Holding the sides and then the front legs of the chair, lower your torso until your shoulders are on the blankets and your head is on the floor. Take your arms under the chair seat between the front legs of the chair to hold the back legs of the chair. Look toward your torso and relax your throat and tongue.
Place your feet on the top of the backrest of the chair. Roll the outer edges of your shoulders down and open your chest. Lift your shoulder blades and the sides of your rib cage up perpendicular to the floor. Keep your hips on the seat of the chair as you stretch your legs up to the ceiling one at a time. Keep your legs perpendicular to the floor, straighten the knees, and balance the two sides of your pelvis evenly on the seat of the chair. After a couple of minutes, you can take your legs, one at a time, up onto the wall. Rest the backs of your heels on the wall with your legs straight. If you can’t reach the wall, keep your legs straight up perpendicular to the floor or rest your feet on the top of the chair’s backrest with your knees bent.
Hold this asana for up to 10 minutes. To come out of the pose, bend your knees and place your feet on top of the chair’s backrest. Let go of the chair legs with your hands and, pushing the chair toward the wall with your feet, slowly slide back off the chair until your pelvis reaches the floor. Rest for a minute on your back with your calves on the seat of the chair and a blanket underneath your head (not your shoulders). Then roll to your right side and sit up.
Place a bolster with two folded blankets on top of it near a wall, with a couple of tall blocks between the bolster and the wall to keep the bolster from rolling into the wall. Sit with your right outer hip on the bolster so your sit bones are touching the wall. Use your hands behind you on the floor to support you as you roll your sacrum onto the bolster and your legs up the wall. Push your hands into the floor to push your hips closer to the wall. Gently lower your head and shoulders to the floor, careful to keep your hips close to the wall.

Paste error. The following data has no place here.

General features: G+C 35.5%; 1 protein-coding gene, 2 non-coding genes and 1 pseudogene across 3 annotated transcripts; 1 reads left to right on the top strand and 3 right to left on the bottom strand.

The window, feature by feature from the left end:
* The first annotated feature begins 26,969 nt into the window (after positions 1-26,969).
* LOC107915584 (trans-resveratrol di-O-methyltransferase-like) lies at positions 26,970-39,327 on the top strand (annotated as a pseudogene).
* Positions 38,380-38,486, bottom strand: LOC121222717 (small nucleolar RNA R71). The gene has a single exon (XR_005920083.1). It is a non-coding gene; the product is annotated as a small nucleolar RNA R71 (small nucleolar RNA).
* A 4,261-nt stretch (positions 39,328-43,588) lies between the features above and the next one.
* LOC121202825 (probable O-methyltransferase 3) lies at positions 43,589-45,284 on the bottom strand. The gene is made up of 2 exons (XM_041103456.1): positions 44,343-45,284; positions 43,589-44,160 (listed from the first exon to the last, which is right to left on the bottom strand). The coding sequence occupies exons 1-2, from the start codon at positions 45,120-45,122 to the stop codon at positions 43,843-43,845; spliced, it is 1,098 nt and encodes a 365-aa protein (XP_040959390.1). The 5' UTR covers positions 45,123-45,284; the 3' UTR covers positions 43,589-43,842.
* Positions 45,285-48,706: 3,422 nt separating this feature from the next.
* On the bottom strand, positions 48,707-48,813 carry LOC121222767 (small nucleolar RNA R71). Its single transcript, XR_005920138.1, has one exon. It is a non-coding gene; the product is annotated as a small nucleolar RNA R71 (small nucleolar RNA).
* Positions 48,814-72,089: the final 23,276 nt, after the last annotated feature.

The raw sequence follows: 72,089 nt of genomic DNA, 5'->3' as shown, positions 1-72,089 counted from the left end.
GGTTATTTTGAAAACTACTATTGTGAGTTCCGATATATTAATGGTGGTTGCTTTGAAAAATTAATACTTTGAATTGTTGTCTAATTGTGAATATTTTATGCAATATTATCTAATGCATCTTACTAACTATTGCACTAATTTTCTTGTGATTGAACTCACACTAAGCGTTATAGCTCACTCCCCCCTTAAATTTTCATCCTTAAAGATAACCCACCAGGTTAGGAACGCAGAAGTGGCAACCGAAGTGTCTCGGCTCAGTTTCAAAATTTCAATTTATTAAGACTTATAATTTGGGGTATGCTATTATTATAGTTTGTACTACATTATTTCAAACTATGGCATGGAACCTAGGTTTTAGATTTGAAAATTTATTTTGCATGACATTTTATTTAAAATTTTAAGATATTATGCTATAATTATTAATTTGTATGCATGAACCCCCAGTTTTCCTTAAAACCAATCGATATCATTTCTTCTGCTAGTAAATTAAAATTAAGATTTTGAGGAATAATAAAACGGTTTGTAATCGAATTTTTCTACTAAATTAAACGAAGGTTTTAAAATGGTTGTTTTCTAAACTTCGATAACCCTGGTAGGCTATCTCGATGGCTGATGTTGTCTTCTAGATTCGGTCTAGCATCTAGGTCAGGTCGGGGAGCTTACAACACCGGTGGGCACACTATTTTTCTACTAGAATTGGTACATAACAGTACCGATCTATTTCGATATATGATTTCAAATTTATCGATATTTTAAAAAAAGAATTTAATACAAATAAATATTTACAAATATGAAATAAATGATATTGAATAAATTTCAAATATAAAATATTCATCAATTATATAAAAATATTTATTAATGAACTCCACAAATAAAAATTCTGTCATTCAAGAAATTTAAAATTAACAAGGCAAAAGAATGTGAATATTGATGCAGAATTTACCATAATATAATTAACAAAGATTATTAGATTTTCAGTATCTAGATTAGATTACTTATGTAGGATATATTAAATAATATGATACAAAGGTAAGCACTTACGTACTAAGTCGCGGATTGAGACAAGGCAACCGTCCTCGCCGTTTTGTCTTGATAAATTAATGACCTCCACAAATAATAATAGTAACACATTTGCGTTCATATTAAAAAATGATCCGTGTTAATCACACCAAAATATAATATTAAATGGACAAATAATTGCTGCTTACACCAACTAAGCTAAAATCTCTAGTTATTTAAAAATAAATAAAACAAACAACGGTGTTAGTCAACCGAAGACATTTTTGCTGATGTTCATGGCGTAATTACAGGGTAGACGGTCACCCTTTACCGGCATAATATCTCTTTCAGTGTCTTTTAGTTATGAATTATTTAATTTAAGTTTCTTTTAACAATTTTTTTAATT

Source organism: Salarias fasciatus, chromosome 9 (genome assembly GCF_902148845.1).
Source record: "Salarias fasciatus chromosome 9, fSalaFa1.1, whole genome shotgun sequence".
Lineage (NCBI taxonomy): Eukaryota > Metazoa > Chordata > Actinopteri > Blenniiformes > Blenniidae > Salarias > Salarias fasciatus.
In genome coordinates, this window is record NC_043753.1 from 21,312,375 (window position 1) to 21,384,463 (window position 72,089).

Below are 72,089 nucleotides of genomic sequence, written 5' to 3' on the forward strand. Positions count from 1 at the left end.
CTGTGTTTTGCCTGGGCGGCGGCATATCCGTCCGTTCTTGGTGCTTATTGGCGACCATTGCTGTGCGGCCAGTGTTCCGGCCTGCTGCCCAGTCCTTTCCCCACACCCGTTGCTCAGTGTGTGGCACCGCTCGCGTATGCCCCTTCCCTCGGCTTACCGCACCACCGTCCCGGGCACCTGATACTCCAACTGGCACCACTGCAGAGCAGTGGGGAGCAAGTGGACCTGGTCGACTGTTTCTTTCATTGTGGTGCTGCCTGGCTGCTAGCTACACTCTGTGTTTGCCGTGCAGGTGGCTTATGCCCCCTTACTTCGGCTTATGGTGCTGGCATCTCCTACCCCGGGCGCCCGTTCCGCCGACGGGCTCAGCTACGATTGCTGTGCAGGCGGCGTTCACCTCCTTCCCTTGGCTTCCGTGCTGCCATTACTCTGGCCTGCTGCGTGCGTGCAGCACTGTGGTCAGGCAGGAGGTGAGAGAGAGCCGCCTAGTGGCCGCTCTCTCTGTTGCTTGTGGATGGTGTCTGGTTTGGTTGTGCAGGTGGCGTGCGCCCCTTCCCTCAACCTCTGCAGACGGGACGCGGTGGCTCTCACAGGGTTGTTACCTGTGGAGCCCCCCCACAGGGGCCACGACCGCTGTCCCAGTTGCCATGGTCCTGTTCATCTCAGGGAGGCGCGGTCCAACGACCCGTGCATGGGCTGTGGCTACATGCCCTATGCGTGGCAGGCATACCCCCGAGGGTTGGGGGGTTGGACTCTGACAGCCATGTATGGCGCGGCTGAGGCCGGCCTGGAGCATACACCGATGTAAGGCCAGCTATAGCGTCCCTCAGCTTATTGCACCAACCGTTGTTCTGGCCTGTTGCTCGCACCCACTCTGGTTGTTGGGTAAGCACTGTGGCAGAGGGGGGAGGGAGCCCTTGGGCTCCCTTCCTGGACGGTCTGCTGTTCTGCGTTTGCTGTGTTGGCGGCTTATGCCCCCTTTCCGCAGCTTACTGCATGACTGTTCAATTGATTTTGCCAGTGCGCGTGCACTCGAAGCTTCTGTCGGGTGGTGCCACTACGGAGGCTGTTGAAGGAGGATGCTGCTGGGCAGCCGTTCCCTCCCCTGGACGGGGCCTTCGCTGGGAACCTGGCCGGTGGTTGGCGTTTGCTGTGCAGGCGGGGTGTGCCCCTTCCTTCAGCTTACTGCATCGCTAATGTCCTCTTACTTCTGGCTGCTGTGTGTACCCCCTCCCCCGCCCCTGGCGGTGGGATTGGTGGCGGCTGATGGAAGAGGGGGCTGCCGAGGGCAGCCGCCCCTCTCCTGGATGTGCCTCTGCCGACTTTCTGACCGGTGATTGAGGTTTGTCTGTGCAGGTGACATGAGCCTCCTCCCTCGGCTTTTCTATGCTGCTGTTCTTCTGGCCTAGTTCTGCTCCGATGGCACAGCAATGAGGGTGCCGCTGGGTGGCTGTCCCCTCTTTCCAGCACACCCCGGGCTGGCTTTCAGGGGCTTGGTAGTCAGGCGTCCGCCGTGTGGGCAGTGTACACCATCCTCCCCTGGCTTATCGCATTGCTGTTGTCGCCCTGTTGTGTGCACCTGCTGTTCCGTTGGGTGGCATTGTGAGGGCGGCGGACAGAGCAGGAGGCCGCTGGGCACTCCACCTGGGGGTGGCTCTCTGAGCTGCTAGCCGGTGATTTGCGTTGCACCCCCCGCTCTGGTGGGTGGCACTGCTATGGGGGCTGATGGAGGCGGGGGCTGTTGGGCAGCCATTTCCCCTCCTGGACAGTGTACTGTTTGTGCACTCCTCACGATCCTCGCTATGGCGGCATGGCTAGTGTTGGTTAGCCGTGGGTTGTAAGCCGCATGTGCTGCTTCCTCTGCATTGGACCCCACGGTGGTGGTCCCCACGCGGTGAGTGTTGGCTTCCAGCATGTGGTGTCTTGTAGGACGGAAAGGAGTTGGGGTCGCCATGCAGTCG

As in sarvangasana, roll the outer shoulders down into the floor and lift the sides of your chest. Relax your throat and allow the neck to lengthen away from the bolster. Relax the abdomen and allow it to recede back toward the bolster. Close your eyes and settle here for 10 to 15 minutes. If your legs get tired, cross them in svastikasana, feet resting on the wall for a few breaths, switching the cross halfway through. To come out of the pose, bend your knees and bring your knees and feet together. Press the feet into the wall and slide off the bolster until your whole back is on the floor. Cross your legs in svastikasana and rest them on top of the bolster; switch the cross of your legs halfway through. Then roll over to rest on your right side before sitting up.
Join Marla for “Action And Reflection: Yoga And The Journey Inward,” July 10 -16, 2021 at Feathered Pipe Ranch! We are deeply honored that senior-level Iyengar Yoga teacher Marla Apt returns for her fourteenth season at the Ranch.
About Marla Apt:
Los Angeles based Marla Apt is a senior intermediate level Iyengar Yoga teacher who has been involved with medical research studies at UCLA on yoga for depression, anxiety and IBS and created the first yoga therapy content to be incorporated into the UCLA David Geffen School of Medicine’s curriculum. She is a writer/contributor for Yoga Journal and Yoga International magazines. Marla visited India for the first time while doing research for a degree in Buddhist Philosophy and has since returned numerous times for yoga studies including a year of study in Pune, India with B.K.S. Iyengar, his daughter, Geeta Iyengar and son, Prashant Iyengar. She continues to study annually with the Iyengars at the Ramamani Iyengar Memorial Yoga Institute (RIMYI) in Pune, India.
She is pursuing her interest in making the healing benefits of yoga available to communities in need as a member of the non-profit organization, Iyengar Yoga Therapeutics. She leads workshops and teacher trainings throughout the U.S. and abroad.
LEARN MORE ABOUT MARLA: yoganga.com
Note: Special thanks goes to Yoga International for allowing re-publishing of this article.